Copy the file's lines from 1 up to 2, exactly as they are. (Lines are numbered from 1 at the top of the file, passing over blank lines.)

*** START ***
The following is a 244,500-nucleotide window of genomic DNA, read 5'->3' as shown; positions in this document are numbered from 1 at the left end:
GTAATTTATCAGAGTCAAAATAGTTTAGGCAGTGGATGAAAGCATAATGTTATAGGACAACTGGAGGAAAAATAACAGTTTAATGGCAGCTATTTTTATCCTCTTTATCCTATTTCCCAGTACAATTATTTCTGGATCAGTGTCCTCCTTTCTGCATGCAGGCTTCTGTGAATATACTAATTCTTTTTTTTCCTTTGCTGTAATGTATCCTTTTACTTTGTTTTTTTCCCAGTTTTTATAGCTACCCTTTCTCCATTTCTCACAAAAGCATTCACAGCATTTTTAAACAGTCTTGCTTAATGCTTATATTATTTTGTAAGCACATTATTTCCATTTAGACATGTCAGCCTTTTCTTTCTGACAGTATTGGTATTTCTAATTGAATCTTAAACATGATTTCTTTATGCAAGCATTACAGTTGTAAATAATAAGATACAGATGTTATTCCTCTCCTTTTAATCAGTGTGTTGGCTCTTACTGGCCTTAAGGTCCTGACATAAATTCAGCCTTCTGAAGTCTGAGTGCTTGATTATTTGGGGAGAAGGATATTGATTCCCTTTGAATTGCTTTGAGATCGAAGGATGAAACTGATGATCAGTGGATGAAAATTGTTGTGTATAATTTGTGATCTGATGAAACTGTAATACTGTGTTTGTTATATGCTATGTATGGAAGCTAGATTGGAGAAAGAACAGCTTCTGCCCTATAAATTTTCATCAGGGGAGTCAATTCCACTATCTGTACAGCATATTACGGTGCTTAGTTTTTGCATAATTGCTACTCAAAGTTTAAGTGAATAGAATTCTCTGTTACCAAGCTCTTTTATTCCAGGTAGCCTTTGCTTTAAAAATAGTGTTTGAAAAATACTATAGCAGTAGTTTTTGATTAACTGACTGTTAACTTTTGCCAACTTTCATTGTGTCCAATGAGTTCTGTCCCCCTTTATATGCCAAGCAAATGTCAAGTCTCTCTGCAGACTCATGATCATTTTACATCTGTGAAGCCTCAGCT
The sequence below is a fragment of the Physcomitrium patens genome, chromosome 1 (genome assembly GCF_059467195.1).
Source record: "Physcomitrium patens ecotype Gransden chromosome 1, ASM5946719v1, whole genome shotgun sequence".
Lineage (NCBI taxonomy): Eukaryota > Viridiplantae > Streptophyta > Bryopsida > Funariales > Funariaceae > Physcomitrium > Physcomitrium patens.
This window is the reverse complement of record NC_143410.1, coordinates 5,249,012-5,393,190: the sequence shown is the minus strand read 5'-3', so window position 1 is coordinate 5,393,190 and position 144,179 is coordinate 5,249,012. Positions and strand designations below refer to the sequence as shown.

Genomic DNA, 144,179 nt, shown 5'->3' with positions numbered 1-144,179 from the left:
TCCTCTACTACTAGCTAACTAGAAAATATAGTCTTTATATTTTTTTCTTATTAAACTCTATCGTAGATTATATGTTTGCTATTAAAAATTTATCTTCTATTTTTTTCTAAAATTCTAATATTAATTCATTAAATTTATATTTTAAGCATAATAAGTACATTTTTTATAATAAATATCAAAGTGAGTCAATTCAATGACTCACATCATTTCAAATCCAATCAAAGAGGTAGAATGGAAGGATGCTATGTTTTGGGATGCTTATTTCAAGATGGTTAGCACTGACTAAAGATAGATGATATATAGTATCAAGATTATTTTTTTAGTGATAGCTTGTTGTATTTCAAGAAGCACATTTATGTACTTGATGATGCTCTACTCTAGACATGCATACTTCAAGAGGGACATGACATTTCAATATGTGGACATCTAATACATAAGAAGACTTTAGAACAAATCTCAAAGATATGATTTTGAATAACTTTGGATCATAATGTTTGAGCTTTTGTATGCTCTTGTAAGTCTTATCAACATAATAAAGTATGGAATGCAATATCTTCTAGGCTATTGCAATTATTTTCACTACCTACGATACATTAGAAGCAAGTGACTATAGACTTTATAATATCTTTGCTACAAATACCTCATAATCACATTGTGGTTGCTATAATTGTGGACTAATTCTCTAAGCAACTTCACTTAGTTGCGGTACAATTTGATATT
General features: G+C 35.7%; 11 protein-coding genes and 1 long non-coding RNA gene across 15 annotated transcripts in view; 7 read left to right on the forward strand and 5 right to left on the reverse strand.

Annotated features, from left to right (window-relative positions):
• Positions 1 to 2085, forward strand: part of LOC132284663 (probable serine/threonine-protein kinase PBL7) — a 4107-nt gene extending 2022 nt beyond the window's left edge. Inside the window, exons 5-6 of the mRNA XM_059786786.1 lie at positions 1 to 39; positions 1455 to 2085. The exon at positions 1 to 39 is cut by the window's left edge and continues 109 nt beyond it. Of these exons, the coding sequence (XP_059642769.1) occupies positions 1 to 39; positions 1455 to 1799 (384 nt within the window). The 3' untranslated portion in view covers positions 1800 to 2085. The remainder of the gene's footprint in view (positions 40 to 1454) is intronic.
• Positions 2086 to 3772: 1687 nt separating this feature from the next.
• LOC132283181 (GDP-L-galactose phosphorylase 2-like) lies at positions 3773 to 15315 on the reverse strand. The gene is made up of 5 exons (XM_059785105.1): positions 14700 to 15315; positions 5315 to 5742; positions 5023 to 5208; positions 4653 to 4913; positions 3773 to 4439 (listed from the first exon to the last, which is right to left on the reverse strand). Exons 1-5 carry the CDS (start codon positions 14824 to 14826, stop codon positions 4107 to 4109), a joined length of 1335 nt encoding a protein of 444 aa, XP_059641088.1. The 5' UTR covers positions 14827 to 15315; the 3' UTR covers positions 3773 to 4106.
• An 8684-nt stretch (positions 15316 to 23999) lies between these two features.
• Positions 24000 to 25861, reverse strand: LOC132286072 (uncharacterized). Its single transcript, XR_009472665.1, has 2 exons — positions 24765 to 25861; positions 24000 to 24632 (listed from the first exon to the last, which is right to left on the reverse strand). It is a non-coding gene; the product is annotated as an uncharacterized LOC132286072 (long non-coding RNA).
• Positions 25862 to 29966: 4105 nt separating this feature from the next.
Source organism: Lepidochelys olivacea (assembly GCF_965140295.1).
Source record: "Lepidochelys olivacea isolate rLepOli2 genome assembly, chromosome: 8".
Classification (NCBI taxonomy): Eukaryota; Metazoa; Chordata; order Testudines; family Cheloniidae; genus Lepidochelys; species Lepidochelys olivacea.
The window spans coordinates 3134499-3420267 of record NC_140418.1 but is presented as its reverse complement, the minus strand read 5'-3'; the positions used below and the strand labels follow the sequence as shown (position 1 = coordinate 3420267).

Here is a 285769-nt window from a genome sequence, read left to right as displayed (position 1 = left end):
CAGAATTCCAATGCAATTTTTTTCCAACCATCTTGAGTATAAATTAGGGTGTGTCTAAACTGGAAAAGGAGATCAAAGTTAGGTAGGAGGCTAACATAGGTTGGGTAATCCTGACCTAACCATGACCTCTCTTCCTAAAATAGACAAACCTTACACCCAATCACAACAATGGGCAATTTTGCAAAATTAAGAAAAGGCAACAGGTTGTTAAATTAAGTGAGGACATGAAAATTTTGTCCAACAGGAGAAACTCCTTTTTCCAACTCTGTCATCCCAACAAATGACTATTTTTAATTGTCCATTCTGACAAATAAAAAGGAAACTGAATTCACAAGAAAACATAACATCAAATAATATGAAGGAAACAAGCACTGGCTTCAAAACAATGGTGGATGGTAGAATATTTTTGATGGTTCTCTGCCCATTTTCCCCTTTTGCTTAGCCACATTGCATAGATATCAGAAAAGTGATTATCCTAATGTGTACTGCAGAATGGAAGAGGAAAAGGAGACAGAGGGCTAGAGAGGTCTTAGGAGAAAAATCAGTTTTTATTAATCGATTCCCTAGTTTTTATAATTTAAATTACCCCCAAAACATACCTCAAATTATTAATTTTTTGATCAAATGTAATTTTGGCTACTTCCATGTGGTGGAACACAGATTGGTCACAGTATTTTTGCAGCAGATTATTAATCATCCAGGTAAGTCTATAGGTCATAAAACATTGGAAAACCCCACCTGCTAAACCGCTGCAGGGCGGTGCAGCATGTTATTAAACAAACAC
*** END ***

The following is a 244,500-nucleotide window of genomic DNA, read 5'->3' as shown; positions in this document are numbered from 1 at the left end:
GTAATTTATCAGAGTCAAAATAGTTTAGGCAGTGGATGAAAGCATAATGTTATAGGACAACTGGAGGAAAAATAACAGTTTAATGGCAGCTATTTTTATCCTCTTTATCCTATTTCCCAGTACAATTATTTCTGGATCAGTGTCCTCCTTTCTGCATGCAGGCTTCTGTGAATATACTAATTCTTTTTTTTCCTTTGCTGTAATGTATCCTTTTACTTTGTTTTTTTCCCAGTTTTTATAGCTACCCTTTCTCCATTTCTCACAAAAGCATTCACAGCATTTTTAAACAGTCTTGCTTAATGCTTATATTATTTTGTAAGCACATTATTTCCATTTAGACATGTCAGCCTTTTCTTTCTGACAGTATTGGTATTTCTAATTGAATCTTAAACATGATTTCTTTATGCAAGCATTACAGTTGTAAATAATAAGATACAGATGTTATTCCTCTCCTTTTAATCAGTGTGTTGGCTCTTACTGGCCTTAAGGTCCTGACATAAATTCAGCCTTCTGAAGTCTGAGTGCTTGATTATTTGGGGAGAAGGATATTGATTCCCTTTGAATTGCTTTGAGATCGAAGGATGAAACTGATGATCAGTGGATGAAAATTGTTGTGTATAATTTGTGATCTGATGAAACTGTAATACTGTGTTTGTTATATGCTATGTATGGAAGCTAGATTGGAGAAAGAACAGCTTCTGCCCTATAAATTTTCATCAGGGGAGTCAATTCCACTATCTGTACAGCATATTACGGTGCTTAGTTTTTGCATAATTGCTACTCAAAGTTTAAGTGAATAGAATTCTCTGTTACCAAGCTCTTTTATTCCAGGTAGCCTTTGCTTTAAAAATAGTGTTTGAAAAATACTATAGCAGTAGTTTTTGATTAACTGACTGTTAACTTTTGCCAACTTTCATTGTGTCCAATGAGTTCTGTCCCCCTTTATATGCCAAGCAAATGTCAAGTCTCTCTGCAGACTCATGATCATTTTACATCTGTGAAGCCTCAGCT